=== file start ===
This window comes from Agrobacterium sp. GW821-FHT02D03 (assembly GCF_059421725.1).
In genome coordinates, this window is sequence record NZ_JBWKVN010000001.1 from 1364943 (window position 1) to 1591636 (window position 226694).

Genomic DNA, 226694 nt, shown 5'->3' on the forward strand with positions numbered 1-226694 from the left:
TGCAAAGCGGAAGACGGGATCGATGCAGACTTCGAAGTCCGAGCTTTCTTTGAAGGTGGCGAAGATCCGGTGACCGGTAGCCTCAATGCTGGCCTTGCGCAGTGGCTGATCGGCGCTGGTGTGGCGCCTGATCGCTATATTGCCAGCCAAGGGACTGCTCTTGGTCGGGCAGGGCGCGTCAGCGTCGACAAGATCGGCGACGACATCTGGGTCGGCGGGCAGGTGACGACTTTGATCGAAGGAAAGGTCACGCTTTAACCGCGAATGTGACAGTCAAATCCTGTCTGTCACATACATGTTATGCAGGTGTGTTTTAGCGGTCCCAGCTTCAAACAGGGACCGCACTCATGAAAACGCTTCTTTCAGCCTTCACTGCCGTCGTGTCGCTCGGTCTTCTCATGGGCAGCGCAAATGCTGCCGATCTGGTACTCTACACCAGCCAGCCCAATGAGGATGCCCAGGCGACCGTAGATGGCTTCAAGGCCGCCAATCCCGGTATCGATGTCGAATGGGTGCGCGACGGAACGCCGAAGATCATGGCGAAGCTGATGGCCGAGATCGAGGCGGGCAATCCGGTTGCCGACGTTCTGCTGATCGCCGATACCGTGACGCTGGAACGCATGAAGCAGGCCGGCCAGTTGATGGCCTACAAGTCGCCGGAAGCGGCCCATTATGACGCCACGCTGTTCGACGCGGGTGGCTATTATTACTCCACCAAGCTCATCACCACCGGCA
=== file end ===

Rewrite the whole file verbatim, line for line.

This window comes from Agrobacterium sp. GW821-FHT02D03 (assembly GCF_059421725.1).
In genome coordinates, this window is sequence record NZ_JBWKVN010000001.1 from 1364943 (window position 1) to 1591636 (window position 226694).

Genomic DNA, 226694 nt, shown 5'->3' on the forward strand with positions numbered 1-226694 from the left:
TGCAAAGCGGAAGACGGGATCGATGCAGACTTCGAAGTCCGAGCTTTCTTTGAAGGTGGCGAAGATCCGGTGACCGGTAGCCTCAATGCTGGCCTTGCGCAGTGGCTGATCGGCGCTGGTGTGGCGCCTGATCGCTATATTGCCAGCCAAGGGACTGCTCTTGGTCGGGCAGGGCGCGTCAGCGTCGACAAGATCGGCGACGACATCTGGGTCGGCGGGCAGGTGACGACTTTGATCGAAGGAAAGGTCACGCTTTAACCGCGAATGTGACAGTCAAATCCTGTCTGTCACATACATGTTATGCAGGTGTGTTTTAGCGGTCCCAGCTTCAAACAGGGACCGCACTCATGAAAACGCTTCTTTCAGCCTTCACTGCCGTCGTGTCGCTCGGTCTTCTCATGGGCAGCGCAAATGCTGCCGATCTGGTACTCTACACCAGCCAGCCCAATGAGGATGCCCAGGCGACCGTAGATGGCTTCAAGGCCGCCAATCCCGGTATCGATGTCGAATGGGTGCGCGACGGAACGCCGAAGATCATGGCGAAGCTGATGGCCGAGATCGAGGCGGGCAATCCGGTTGCCGACGTTCTGCTGATCGCCGATACCGTGACGCTGGAACGCATGAAGCAGGCCGGCCAGTTGATGGCCTACAAGTCGCCGGAAGCGGCCCATTATGACGCCACGCTGTTCGACGCGGGTGGCTATTATTACTCCACCAAGCTCATCACCACCGGCA